Tourism Is Not A Positive Response to Unnatural Disasters

In part three of my series on climate change and oppression for Bitch Magazine to accompany my feature Unnatural Disasters: The Human Cost of Human-Caused Disasters in their latest Chaos issue, I debunk the popular myth that traveling to a region as a tourist in the wake of a “natural” disaster caused by climate change boosts local economies and helps residents rebuild.

Tourism as a response to ecosocial disasters, or preventable crises brought about by intersecting inequalities that meet at the environment, is often touted as unilaterally positive. Once a devastating natural hazard afflicting marginalized people pops up on Western social media feeds, we’re pressed to pray, to donate five bucks to the Red Cross, and then to visit the affected place, whether to aid in the reconstruction effort or to just “boost the economy” by tipping the hotel masseuse, I guess. But calls to “fly and buy” serve those who have the most to gain from disasters, and when you consider how much the tourism industry not only takes advantage of aid money for development but also contributes to climate change in already vulnerable regions, it becomes clear that this response is a capitalist ploy working to exploit Black and brown bodies while they’re still warm.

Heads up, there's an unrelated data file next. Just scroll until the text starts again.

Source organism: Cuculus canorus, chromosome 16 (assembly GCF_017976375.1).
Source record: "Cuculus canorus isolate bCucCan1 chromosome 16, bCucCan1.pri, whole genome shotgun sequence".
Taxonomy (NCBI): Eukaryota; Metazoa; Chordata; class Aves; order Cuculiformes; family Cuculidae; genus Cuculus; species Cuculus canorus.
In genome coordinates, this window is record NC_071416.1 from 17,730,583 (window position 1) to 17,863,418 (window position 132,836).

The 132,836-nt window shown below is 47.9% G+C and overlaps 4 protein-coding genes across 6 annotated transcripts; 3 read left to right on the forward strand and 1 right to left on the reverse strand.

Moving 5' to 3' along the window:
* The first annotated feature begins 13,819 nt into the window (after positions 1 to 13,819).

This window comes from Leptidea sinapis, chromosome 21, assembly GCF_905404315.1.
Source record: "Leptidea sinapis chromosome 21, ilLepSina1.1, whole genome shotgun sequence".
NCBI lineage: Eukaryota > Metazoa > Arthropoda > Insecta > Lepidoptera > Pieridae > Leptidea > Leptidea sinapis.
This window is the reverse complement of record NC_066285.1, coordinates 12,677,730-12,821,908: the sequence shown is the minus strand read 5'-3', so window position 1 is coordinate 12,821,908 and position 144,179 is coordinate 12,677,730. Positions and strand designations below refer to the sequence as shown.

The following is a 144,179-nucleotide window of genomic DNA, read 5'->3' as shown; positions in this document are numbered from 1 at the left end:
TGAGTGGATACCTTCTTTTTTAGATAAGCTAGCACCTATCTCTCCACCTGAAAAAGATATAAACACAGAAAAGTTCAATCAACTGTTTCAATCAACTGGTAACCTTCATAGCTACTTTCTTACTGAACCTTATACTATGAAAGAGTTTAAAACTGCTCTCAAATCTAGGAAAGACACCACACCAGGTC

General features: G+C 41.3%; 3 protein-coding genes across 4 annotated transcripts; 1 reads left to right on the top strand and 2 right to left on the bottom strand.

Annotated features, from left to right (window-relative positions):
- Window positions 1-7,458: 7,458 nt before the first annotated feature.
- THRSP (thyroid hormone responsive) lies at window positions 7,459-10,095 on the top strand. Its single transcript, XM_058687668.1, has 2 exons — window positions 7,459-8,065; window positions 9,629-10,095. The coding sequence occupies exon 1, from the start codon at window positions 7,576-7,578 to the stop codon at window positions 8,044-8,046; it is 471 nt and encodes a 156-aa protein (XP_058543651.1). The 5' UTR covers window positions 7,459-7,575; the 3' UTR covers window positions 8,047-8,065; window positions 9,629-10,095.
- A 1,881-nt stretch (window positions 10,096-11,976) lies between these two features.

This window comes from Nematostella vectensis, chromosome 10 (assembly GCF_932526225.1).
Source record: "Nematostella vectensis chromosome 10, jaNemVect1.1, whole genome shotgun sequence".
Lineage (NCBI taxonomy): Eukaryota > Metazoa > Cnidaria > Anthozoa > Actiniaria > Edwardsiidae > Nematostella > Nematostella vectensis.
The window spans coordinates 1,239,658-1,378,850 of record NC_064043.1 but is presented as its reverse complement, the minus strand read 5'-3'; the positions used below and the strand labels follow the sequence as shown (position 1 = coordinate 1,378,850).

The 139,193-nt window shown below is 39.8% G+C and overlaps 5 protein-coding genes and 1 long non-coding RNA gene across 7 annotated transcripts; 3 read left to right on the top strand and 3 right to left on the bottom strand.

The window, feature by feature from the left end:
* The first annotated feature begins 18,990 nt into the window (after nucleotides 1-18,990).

I go on to use Hurricane Katrina, the 2004 Indian Ocean Tsunami and the water crisis in Bali as examples of how tourist entities drain local communities of resources that are desperately needed before and after disasters. Also, mass tourism sucks for the earth. Read the article in its entirety here and if you got thoughts, comment below!

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